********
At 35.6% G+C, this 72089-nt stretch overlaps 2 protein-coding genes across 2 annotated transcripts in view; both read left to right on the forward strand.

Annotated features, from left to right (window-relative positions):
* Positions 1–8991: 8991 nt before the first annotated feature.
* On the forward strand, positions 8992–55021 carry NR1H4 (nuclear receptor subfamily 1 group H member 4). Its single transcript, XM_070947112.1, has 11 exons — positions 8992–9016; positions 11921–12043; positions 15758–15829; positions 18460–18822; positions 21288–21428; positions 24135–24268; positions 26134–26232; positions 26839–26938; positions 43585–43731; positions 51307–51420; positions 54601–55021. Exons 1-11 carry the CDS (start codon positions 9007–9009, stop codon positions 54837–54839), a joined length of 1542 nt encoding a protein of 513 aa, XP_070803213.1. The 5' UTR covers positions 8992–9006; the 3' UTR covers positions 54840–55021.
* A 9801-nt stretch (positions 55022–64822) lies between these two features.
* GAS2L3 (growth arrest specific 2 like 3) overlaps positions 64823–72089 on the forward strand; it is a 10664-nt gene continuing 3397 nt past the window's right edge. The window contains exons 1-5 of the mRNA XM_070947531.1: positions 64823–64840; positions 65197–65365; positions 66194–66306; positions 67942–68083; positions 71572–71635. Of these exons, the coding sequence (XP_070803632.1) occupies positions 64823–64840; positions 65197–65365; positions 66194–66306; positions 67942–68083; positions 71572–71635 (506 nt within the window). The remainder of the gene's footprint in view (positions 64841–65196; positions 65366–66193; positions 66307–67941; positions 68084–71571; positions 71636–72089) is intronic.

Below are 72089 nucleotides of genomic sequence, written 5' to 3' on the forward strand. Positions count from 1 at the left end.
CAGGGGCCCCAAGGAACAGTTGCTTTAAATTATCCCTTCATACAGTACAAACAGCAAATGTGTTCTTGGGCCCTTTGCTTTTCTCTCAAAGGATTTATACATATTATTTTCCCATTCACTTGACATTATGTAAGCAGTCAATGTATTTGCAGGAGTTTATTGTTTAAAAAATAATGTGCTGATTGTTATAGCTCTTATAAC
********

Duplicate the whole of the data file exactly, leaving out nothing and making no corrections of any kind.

At 35.6% G+C, this 72089-nt stretch overlaps 2 protein-coding genes across 2 annotated transcripts in view; both read left to right on the forward strand.

Annotated features, from left to right (window-relative positions):
* Positions 1–8991: 8991 nt before the first annotated feature.
* On the forward strand, positions 8992–55021 carry NR1H4 (nuclear receptor subfamily 1 group H member 4). Its single transcript, XM_070947112.1, has 11 exons — positions 8992–9016; positions 11921–12043; positions 15758–15829; positions 18460–18822; positions 21288–21428; positions 24135–24268; positions 26134–26232; positions 26839–26938; positions 43585–43731; positions 51307–51420; positions 54601–55021. Exons 1-11 carry the CDS (start codon positions 9007–9009, stop codon positions 54837–54839), a joined length of 1542 nt encoding a protein of 513 aa, XP_070803213.1. The 5' UTR covers positions 8992–9006; the 3' UTR covers positions 54840–55021.
* A 9801-nt stretch (positions 55022–64822) lies between these two features.
* GAS2L3 (growth arrest specific 2 like 3) overlaps positions 64823–72089 on the forward strand; it is a 10664-nt gene continuing 3397 nt past the window's right edge. The window contains exons 1-5 of the mRNA XM_070947531.1: positions 64823–64840; positions 65197–65365; positions 66194–66306; positions 67942–68083; positions 71572–71635. Of these exons, the coding sequence (XP_070803632.1) occupies positions 64823–64840; positions 65197–65365; positions 66194–66306; positions 67942–68083; positions 71572–71635 (506 nt within the window). The remainder of the gene's footprint in view (positions 64841–65196; positions 65366–66193; positions 66307–67941; positions 68084–71571; positions 71636–72089) is intronic.

Below are 72089 nucleotides of genomic sequence, written 5' to 3' on the forward strand. Positions count from 1 at the left end.
CAGGGGCCCCAAGGAACAGTTGCTTTAAATTATCCCTTCATACAGTACAAACAGCAAATGTGTTCTTGGGCCCTTTGCTTTTCTCTCAAAGGATTTATACATATTATTTTCCCATTCACTTGACATTATGTAAGCAGTCAATGTATTTGCAGGAGTTTATTGTTTAAAAAATAATGTGCTGATTGTTATAGCTCTTATAAC